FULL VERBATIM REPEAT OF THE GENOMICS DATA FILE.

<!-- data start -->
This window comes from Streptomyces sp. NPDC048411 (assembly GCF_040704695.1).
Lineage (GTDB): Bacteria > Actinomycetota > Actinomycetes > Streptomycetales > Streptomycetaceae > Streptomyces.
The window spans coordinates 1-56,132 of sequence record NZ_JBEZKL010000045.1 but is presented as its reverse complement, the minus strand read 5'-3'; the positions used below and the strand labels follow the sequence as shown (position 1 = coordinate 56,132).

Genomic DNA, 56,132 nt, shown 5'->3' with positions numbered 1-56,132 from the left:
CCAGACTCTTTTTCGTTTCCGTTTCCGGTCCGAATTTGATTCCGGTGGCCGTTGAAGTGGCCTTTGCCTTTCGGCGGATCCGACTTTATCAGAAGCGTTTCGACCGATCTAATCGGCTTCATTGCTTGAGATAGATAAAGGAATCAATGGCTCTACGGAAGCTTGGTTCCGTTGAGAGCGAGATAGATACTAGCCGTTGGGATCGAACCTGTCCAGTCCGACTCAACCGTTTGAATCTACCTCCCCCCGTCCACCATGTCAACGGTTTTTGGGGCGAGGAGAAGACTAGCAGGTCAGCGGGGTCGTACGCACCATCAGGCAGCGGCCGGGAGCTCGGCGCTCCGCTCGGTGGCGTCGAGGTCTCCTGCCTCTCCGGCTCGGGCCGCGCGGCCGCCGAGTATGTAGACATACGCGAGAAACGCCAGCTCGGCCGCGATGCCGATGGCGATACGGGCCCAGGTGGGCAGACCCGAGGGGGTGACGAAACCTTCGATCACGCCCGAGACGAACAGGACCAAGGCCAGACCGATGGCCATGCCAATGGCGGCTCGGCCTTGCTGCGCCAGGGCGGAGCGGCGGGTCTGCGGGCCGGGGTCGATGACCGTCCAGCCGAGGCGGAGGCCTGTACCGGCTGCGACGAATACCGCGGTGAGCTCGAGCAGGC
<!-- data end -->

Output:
This window comes from Streptomyces sp. NPDC048411 (assembly GCF_040704695.1).
Lineage (GTDB): Bacteria > Actinomycetota > Actinomycetes > Streptomycetales > Streptomycetaceae > Streptomyces.
The window spans coordinates 1-56,132 of sequence record NZ_JBEZKL010000045.1 but is presented as its reverse complement, the minus strand read 5'-3'; the positions used below and the strand labels follow the sequence as shown (position 1 = coordinate 56,132).

Genomic DNA, 56,132 nt, shown 5'->3' with positions numbered 1-56,132 from the left:
CCAGACTCTTTTTCGTTTCCGTTTCCGGTCCGAATTTGATTCCGGTGGCCGTTGAAGTGGCCTTTGCCTTTCGGCGGATCCGACTTTATCAGAAGCGTTTCGACCGATCTAATCGGCTTCATTGCTTGAGATAGATAAAGGAATCAATGGCTCTACGGAAGCTTGGTTCCGTTGAGAGCGAGATAGATACTAGCCGTTGGGATCGAACCTGTCCAGTCCGACTCAACCGTTTGAATCTACCTCCCCCCGTCCACCATGTCAACGGTTTTTGGGGCGAGGAGAAGACTAGCAGGTCAGCGGGGTCGTACGCACCATCAGGCAGCGGCCGGGAGCTCGGCGCTCCGCTCGGTGGCGTCGAGGTCTCCTGCCTCTCCGGCTCGGGCCGCGCGGCCGCCGAGTATGTAGACATACGCGAGAAACGCCAGCTCGGCCGCGATGCCGATGGCGATACGGGCCCAGGTGGGCAGACCCGAGGGGGTGACGAAACCTTCGATCACGCCCGAGACGAACAGGACCAAGGCCAGACCGATGGCCATGCCAATGGCGGCTCGGCCTTGCTGCGCCAGGGCGGAGCGGCGGGTCTGCGGGCCGGGGTCGATGACCGTCCAGCCGAGGCGGAGGCCTGTACCGGCTGCGACGAATACCGCGGTGAGCTCGAGCAGGC